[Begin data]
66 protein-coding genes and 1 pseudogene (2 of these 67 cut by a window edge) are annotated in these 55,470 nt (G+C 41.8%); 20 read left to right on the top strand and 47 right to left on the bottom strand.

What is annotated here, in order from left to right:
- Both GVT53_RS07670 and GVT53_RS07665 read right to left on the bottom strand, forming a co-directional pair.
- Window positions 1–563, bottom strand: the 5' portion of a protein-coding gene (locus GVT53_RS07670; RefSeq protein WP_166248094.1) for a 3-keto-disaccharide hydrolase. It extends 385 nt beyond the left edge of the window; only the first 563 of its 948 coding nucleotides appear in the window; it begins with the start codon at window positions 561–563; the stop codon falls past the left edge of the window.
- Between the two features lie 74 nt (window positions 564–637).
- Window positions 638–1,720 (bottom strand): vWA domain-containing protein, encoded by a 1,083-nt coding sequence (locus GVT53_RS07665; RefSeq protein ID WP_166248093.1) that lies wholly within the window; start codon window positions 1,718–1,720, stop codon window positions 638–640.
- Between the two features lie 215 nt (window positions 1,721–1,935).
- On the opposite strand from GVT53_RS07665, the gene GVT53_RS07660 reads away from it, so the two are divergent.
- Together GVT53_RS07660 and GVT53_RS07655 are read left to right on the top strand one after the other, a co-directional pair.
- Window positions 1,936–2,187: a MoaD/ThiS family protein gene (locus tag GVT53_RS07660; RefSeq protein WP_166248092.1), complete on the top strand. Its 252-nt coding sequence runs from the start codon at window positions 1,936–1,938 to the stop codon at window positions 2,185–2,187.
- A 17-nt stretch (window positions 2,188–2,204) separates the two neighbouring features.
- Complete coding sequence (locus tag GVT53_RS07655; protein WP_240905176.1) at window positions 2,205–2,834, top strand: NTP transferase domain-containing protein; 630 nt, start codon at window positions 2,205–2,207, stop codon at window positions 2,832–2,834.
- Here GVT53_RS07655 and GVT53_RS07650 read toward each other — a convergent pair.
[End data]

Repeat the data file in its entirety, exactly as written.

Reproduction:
66 protein-coding genes and 1 pseudogene (2 of these 67 cut by a window edge) are annotated in these 55,470 nt (G+C 41.8%); 20 read left to right on the top strand and 47 right to left on the bottom strand.

What is annotated here, in order from left to right:
- Both GVT53_RS07670 and GVT53_RS07665 read right to left on the bottom strand, forming a co-directional pair.
- Window positions 1–563, bottom strand: the 5' portion of a protein-coding gene (locus GVT53_RS07670; RefSeq protein WP_166248094.1) for a 3-keto-disaccharide hydrolase. It extends 385 nt beyond the left edge of the window; only the first 563 of its 948 coding nucleotides appear in the window; it begins with the start codon at window positions 561–563; the stop codon falls past the left edge of the window.
- Between the two features lie 74 nt (window positions 564–637).
- Window positions 638–1,720 (bottom strand): vWA domain-containing protein, encoded by a 1,083-nt coding sequence (locus GVT53_RS07665; RefSeq protein ID WP_166248093.1) that lies wholly within the window; start codon window positions 1,718–1,720, stop codon window positions 638–640.
- Between the two features lie 215 nt (window positions 1,721–1,935).
- On the opposite strand from GVT53_RS07665, the gene GVT53_RS07660 reads away from it, so the two are divergent.
- Together GVT53_RS07660 and GVT53_RS07655 are read left to right on the top strand one after the other, a co-directional pair.
- Window positions 1,936–2,187: a MoaD/ThiS family protein gene (locus tag GVT53_RS07660; RefSeq protein WP_166248092.1), complete on the top strand. Its 252-nt coding sequence runs from the start codon at window positions 1,936–1,938 to the stop codon at window positions 2,185–2,187.
- A 17-nt stretch (window positions 2,188–2,204) separates the two neighbouring features.
- Complete coding sequence (locus tag GVT53_RS07655; protein WP_240905176.1) at window positions 2,205–2,834, top strand: NTP transferase domain-containing protein; 630 nt, start codon at window positions 2,205–2,207, stop codon at window positions 2,832–2,834.
- Here GVT53_RS07655 and GVT53_RS07650 read toward each other — a convergent pair.